I met some participants from a recent meeting - including a married Christian couple who minister to male prostitutes, and a woman who self-defines as "queer" and who left the church because of its attitude towards homosexuality.

Most intriguing were two gay Christian men who had reached dramatically different conclusions about faith and sexuality.

Will is an openly gay man, and a pastor in the United Methodist Church.

He says he has resolved a "creative tension" he initially felt between his calling to ministry and his sexuality.

Sitting opposite him was Brian, who also says he's always known he was gay - but whose traditional theology meant he chose to marry a woman and has since fathered a child.

He says that falling in love with his wife was "an experience that I can only say was through God himself bringing my wife and me together".

'Judgement of God'

The two men's stories could hardly be more different.

But the Marin Foundation believes that polite, honest conversation between people of all perspectives is essential if Christians are to address questions about sexuality more effectively.

Not everyone is convinced that Christians are ready - or able - to have many such discussions.

At Harvard University, a theologian who specialises in Christian understandings of sexuality has convened an international group of scholars to try and get beyond what he calls an "impasse" in current debates about religion and sexuality.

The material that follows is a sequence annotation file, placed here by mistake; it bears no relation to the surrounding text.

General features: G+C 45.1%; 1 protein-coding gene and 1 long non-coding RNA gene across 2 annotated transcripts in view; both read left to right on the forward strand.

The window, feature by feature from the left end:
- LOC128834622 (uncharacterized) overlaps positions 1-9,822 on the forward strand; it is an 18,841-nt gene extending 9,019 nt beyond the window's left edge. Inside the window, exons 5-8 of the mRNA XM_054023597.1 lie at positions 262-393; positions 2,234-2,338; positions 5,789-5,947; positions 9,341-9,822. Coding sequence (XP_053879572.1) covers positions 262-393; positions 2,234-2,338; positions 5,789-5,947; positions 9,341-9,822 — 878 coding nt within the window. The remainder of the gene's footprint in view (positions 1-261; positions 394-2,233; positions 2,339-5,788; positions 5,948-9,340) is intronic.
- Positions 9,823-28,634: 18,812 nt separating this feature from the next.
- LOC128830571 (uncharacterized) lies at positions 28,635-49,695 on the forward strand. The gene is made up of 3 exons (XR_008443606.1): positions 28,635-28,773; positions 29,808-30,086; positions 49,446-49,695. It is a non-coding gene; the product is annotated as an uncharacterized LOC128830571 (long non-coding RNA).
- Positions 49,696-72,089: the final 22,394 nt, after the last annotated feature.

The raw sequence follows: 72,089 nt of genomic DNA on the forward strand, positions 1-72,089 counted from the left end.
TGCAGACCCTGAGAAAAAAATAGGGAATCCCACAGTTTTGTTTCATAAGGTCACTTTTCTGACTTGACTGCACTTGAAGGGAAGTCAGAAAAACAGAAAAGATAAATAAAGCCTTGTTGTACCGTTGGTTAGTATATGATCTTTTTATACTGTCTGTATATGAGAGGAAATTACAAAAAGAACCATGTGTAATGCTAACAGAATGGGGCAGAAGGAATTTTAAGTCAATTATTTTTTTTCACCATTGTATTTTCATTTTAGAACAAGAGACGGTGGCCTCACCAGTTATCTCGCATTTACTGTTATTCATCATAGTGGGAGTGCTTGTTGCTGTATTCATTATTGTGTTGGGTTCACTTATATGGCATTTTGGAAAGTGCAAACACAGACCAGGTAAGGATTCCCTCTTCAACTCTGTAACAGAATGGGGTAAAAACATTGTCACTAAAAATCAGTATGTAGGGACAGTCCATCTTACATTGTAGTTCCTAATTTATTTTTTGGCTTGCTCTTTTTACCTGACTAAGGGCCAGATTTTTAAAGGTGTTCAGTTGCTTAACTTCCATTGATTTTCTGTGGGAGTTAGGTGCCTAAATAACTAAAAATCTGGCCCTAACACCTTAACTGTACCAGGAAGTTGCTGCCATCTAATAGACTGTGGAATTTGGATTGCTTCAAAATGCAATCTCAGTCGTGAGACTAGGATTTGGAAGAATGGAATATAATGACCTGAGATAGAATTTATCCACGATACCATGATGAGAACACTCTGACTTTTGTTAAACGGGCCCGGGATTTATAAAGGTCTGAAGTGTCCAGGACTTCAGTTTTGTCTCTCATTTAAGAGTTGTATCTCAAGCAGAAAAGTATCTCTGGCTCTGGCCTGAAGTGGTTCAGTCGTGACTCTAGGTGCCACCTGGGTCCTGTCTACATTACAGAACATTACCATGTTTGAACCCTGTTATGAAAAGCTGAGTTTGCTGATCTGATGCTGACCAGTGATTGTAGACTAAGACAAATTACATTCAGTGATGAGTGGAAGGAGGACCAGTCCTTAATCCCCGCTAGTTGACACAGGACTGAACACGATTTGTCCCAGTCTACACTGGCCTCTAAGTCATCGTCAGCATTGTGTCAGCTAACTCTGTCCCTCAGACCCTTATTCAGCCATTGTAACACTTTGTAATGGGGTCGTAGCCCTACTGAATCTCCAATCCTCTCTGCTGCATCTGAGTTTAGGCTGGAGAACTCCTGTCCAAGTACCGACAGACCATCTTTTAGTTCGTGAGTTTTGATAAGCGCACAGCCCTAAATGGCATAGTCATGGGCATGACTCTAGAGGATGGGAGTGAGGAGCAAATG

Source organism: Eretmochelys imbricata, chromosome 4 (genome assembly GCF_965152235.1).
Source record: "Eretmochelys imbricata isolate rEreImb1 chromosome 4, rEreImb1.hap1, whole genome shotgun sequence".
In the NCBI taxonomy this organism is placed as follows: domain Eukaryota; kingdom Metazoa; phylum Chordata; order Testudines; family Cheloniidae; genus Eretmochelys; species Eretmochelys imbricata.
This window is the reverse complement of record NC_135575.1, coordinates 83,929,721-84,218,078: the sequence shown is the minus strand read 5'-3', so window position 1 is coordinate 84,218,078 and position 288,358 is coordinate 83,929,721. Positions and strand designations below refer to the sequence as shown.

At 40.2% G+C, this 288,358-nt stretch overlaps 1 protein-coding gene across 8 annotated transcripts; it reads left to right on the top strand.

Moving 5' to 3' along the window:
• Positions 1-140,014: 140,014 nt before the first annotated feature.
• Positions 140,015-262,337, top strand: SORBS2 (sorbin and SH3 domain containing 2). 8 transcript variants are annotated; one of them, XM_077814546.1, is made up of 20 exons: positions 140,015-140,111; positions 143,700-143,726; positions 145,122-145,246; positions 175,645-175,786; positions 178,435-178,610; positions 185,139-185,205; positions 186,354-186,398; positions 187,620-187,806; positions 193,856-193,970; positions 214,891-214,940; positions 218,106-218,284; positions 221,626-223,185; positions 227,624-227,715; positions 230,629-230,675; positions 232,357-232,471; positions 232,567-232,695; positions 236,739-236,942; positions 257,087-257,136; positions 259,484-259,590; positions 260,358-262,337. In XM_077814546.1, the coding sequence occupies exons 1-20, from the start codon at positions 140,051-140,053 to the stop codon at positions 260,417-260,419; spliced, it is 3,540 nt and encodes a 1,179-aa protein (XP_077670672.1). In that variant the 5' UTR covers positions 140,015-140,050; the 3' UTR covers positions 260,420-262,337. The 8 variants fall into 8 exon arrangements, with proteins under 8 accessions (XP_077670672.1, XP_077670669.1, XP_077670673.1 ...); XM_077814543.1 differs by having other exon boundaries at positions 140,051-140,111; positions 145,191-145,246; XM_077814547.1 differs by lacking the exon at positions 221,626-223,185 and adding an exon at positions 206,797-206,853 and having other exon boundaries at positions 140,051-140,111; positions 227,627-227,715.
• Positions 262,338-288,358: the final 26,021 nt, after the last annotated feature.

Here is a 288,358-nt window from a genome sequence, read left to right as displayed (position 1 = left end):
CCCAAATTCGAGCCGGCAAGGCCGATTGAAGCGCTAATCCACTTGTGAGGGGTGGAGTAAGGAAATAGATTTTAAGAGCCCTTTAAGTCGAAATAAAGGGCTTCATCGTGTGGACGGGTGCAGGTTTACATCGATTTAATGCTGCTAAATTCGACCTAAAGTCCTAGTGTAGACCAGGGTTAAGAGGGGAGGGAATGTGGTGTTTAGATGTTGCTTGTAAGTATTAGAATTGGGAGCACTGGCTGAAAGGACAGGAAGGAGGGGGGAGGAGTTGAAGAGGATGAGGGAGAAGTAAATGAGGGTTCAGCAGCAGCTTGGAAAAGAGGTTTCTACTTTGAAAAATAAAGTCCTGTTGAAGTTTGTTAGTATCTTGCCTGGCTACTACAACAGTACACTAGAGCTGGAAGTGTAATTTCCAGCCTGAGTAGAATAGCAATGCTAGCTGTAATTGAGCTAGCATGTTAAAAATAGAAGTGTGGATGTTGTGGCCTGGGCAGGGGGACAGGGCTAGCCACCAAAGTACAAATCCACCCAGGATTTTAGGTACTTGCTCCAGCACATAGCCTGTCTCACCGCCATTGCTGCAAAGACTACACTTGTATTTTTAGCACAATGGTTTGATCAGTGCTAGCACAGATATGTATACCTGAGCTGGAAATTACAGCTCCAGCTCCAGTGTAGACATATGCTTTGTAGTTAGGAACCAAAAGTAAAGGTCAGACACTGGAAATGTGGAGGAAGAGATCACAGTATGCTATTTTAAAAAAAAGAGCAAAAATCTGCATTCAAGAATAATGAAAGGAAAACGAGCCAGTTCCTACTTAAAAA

Professor Mark Jordan suggests that it may be time for "a kind of ceasefire - a disengagement, where we stop spending all of our time sniping at each other".

And he says that each Christian faces a personal, spiritual question about how they involve themselves in such discussions.

"My hope is that I would be willing to kneel at a communion table with my bitterest enemy in these debates."

"There comes a moment when you have to shut up - you have to silence your angry conversation and submit yourselves in some way to the judgement of God."

Sexual morality

So does Andrew Marin's work in Boystown genuinely offer a way forward for Christians at war with each other over questions of sexuality?

That may depend on how many Christians are willing to tolerate the Marin Foundation's refusal to define its own position on Christian sexual ethics.

Andrew Marin admits it is a criticism he hears frequently, but he insists that his focus is on enabling gay people who wish to explore Christianity to be able to do so.

He admits that some churches will continue to focus on "healing" gay people of homosexuality - while others will simply welcome and affirm gay people on their own terms.

He says that the Marin Foundation simply wants to get gay people thinking about Christian spirituality in its broadest sense, without a disproportionate emphasis on sexual morality.

"What we try and do is help the person live the most faithful, God-honouring life that they can through their understanding of where God is leading them."

This open-ended approach will frustrate both traditionalist and progressive Christians.

But few can argue with the fact that Andrew Marin's foundation has enabled many conservative churches to begin open discussions about sexuality for the first time.

And there is little doubt that the relationships that he has built between Christians and gay people in Chicago would, for now, be unimaginable in many cities around the world - and may just offer a hopeful model for the future.

Christopher Landau's documentary, God and Gays: Bridging the Gulf, can be heard on the BBC World Service's Heart and Soul programme.